The brand’s own shop is a minimal, compact space on Voukourestiou Street, a prime spot where the historic Athenée café, Pallas theatre and boutiques for the likes of Rolex and Eres are also located. Kolotoura and her team are always on hand to talk customers through the stories of cultural heritage underpinning every choice of fabric: silk produced in the town of Soufli, embroidery from Argos or shearling from Kastoria, nodding to the area’s community of shepherds. “Greeks have distanced themselves from manufacturing but as new opportunities come up, people will want to get involved again,” says Kolotoura. “If you commit to creating high-quality products, recognition will come, people will start to feel proud and they’ll change their preconceptions around Greek-made products. Greeks didn’t want to hear about local labels in the past but I think that we’ve helped change that mentality.” There are signs of this shift across the city centre, where homegrown labels now sit proudly next to shops by established international houses. A stone’s throw from Zeus 1 Dione, and next to Chanel’s Athens boutique, is the flagship of handbag label Callista, which is owned by Celia Sigalou and Eleni Konstantinidou. “The idea was to create quality leather products with artisanal details so we built our entire team around that [concept],” says Sigalou in reference to the Callista atelier where women make hand-embroidered straps and handles that go on the label’s minimal tote bags. “There was a danger at one point of associating Greek design with folklore. We want to apply traditional craft to modern silhouettes.”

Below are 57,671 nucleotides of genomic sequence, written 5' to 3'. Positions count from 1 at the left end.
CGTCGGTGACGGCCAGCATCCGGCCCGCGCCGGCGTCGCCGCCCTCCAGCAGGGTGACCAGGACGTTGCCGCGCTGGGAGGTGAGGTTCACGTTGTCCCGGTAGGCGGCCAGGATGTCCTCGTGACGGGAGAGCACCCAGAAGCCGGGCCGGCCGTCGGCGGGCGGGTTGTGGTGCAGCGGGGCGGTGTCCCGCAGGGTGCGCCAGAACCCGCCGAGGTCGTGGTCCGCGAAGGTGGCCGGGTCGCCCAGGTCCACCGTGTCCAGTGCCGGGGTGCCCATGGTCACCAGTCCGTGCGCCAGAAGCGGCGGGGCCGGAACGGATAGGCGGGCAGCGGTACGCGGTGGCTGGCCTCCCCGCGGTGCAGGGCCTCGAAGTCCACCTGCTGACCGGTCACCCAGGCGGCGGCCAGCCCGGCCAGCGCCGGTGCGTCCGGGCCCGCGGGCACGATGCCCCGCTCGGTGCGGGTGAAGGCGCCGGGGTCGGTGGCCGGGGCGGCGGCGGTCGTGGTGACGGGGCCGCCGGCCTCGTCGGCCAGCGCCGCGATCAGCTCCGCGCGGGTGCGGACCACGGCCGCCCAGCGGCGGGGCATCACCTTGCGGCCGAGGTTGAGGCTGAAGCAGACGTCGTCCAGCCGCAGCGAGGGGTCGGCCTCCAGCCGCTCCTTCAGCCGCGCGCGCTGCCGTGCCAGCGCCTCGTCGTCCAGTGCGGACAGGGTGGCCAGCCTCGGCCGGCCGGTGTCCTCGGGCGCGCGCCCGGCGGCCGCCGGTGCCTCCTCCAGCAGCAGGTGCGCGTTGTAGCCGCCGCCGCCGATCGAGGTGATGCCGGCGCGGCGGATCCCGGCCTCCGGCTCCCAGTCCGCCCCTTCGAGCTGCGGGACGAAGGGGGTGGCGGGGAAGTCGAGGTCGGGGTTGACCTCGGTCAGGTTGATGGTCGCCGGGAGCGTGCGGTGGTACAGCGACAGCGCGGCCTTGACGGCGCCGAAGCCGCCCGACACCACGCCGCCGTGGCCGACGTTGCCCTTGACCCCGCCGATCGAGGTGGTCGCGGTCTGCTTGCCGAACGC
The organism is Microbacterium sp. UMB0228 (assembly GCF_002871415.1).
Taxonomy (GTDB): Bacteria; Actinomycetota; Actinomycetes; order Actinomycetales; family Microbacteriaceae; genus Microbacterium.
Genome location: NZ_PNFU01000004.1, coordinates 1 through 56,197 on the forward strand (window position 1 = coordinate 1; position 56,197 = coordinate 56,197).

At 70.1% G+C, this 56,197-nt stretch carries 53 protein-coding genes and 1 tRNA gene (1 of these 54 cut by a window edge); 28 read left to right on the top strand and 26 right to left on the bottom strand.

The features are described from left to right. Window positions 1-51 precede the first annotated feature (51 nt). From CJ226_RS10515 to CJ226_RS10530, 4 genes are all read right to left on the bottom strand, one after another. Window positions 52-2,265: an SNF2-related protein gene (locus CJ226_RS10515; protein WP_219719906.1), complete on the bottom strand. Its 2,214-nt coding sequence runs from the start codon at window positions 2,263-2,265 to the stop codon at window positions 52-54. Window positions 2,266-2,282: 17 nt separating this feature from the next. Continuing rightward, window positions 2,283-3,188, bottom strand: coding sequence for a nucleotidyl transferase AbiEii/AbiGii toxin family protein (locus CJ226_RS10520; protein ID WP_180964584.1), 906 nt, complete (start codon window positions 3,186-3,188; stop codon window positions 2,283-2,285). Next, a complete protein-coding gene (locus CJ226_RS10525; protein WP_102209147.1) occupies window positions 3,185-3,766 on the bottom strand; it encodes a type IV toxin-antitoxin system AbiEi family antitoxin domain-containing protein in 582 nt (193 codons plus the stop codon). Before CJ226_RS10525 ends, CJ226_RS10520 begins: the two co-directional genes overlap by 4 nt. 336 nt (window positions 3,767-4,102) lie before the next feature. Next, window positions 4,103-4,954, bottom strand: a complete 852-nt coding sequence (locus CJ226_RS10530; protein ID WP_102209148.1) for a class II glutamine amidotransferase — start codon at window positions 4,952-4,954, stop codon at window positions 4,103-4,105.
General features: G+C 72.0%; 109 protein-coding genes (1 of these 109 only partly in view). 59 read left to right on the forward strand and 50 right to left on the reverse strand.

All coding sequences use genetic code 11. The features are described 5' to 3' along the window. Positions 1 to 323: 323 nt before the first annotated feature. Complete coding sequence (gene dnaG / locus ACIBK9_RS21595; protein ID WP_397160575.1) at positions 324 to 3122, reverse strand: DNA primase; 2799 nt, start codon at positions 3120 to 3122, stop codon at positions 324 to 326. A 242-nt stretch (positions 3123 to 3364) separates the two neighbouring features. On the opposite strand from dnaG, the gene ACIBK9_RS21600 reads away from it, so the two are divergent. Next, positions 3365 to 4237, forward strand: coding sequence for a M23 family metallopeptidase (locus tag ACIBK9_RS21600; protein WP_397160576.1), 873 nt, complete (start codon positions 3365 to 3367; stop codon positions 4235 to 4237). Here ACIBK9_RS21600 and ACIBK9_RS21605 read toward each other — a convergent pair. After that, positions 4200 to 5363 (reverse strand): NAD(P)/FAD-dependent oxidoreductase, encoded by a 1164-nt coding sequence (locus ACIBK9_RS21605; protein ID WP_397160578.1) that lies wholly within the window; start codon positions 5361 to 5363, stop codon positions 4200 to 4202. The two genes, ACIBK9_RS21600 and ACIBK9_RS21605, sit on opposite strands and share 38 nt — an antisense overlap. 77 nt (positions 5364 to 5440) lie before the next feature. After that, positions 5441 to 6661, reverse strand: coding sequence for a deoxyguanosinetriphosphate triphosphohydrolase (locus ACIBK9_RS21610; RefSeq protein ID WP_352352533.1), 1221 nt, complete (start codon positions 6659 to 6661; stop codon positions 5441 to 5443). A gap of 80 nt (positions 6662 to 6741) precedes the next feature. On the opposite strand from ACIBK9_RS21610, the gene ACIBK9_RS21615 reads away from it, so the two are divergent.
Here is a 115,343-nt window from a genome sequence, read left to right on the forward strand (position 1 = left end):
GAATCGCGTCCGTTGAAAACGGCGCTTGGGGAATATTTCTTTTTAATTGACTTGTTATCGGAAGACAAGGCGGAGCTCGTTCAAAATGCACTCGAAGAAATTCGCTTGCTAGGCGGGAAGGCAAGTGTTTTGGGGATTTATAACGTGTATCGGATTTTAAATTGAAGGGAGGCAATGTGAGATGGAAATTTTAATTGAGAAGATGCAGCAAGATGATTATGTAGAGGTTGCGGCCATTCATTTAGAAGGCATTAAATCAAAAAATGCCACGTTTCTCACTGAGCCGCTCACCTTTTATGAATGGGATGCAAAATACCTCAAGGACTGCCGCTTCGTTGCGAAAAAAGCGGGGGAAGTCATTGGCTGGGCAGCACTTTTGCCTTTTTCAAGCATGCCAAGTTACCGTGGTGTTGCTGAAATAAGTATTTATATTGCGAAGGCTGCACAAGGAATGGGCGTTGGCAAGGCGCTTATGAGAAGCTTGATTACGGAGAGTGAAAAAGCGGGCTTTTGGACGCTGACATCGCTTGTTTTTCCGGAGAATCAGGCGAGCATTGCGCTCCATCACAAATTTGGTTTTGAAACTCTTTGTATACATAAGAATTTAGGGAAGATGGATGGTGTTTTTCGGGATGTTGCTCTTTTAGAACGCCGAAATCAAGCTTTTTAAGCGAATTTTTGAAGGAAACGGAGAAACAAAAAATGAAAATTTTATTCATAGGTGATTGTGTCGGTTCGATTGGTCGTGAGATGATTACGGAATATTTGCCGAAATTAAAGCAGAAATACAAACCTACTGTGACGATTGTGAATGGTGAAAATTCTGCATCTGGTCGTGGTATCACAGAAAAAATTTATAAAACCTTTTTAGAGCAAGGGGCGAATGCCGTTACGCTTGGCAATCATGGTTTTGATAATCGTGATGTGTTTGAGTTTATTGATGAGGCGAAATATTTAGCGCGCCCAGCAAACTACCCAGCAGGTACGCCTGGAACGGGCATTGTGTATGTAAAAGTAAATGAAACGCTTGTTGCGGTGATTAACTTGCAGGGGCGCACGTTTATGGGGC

On the other side of the street, you’ll find a sun-filled shop designed to resemble a glamorous 1970s hotel, complete with mesh chairs (reminiscent of the ones found in Athens’ popular outdoor cinemas), colourful tapestries and aquamarine tiles. This is the home of Ancient Greek Sandals, another local label that has achieved international recognition and established itself among the new generation of Athens’ luxury that Athenian brands are achieving, with its footwear collection (beyond the signature summer sandals, you’ll find shearling slippers, ballet flats and more) and curation of other international labels, from Italian sock label Maria La Rosa to Ukrainian outerwear specialist Ienki Ienki. “We have this home and we want to use it to bring friends of the brand together,” says co-founder Christina Martini.

There is even more to discover beyond bustling Syntagma Square. Heading uphill to the heart of Kolonaki, an area that was always populated with high-end boutiques, you’ll find renovated brand flagships, menswear specialists and heritage jewellers scattered amid its narrow streets. The absence of a main shopping thoroughfare makes venturing into Kolonaki a little more adventurous than usual; there is no loud signage so you have to seek out each destination and brave some steep slopes along the way.